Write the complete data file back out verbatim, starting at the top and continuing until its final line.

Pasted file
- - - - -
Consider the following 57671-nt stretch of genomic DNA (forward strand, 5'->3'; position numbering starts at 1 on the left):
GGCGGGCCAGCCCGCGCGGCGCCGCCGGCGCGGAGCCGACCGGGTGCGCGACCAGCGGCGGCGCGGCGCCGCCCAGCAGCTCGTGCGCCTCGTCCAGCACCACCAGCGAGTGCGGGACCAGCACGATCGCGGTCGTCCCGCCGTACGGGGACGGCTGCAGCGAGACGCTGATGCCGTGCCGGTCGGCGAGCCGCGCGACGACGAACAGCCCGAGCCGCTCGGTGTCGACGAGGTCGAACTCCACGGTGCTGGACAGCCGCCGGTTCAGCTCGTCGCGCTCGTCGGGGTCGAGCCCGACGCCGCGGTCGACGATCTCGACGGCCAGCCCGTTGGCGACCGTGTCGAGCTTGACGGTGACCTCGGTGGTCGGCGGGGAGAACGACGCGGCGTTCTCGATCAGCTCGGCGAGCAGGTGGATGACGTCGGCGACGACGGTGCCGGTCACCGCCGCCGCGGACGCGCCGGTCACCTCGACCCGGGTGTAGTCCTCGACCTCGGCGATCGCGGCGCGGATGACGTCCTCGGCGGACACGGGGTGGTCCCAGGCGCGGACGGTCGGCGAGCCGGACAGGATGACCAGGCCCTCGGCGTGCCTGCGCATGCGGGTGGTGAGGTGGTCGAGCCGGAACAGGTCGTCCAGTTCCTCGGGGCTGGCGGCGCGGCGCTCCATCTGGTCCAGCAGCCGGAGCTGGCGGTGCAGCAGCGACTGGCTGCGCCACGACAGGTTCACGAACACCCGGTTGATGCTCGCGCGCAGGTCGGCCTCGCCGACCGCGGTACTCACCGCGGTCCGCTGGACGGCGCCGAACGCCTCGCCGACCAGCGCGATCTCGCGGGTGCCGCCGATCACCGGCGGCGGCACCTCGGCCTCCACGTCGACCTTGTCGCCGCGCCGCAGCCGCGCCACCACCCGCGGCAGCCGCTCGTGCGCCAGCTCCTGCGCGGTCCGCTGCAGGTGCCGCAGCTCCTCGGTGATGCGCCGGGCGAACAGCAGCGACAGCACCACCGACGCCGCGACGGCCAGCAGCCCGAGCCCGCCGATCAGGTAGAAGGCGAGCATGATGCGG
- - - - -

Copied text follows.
Consider the following 57671-nt stretch of genomic DNA (forward strand, 5'->3'; position numbering starts at 1 on the left):
GGCGGGCCAGCCCGCGCGGCGCCGCCGGCGCGGAGCCGACCGGGTGCGCGACCAGCGGCGGCGCGGCGCCGCCCAGCAGCTCGTGCGCCTCGTCCAGCACCACCAGCGAGTGCGGGACCAGCACGATCGCGGTCGTCCCGCCGTACGGGGACGGCTGCAGCGAGACGCTGATGCCGTGCCGGTCGGCGAGCCGCGCGACGACGAACAGCCCGAGCCGCTCGGTGTCGACGAGGTCGAACTCCACGGTGCTGGACAGCCGCCGGTTCAGCTCGTCGCGCTCGTCGGGGTCGAGCCCGACGCCGCGGTCGACGATCTCGACGGCCAGCCCGTTGGCGACCGTGTCGAGCTTGACGGTGACCTCGGTGGTCGGCGGGGAGAACGACGCGGCGTTCTCGATCAGCTCGGCGAGCAGGTGGATGACGTCGGCGACGACGGTGCCGGTCACCGCCGCCGCGGACGCGCCGGTCACCTCGACCCGGGTGTAGTCCTCGACCTCGGCGATCGCGGCGCGGATGACGTCCTCGGCGGACACGGGGTGGTCCCAGGCGCGGACGGTCGGCGAGCCGGACAGGATGACCAGGCCCTCGGCGTGCCTGCGCATGCGGGTGGTGAGGTGGTCGAGCCGGAACAGGTCGTCCAGTTCCTCGGGGCTGGCGGCGCGGCGCTCCATCTGGTCCAGCAGCCGGAGCTGGCGGTGCAGCAGCGACTGGCTGCGCCACGACAGGTTCACGAACACCCGGTTGATGCTCGCGCGCAGGTCGGCCTCGCCGACCGCGGTACTCACCGCGGTCCGCTGGACGGCGCCGAACGCCTCGCCGACCAGCGCGATCTCGCGGGTGCCGCCGATCACCGGCGGCGGCACCTCGGCCTCCACGTCGACCTTGTCGCCGCGCCGCAGCCGCGCCACCACCCGCGGCAGCCGCTCGTGCGCCAGCTCCTGCGCGGTCCGCTGCAGGTGCCGCAGCTCCTCGGTGATGCGCCGGGCGAACAGCAGCGACAGCACCACCGACGCCGCGACGGCCAGCAGCCCGAGCCCGCCGATCAGGTAGAAGGCGAGCATGATGCGG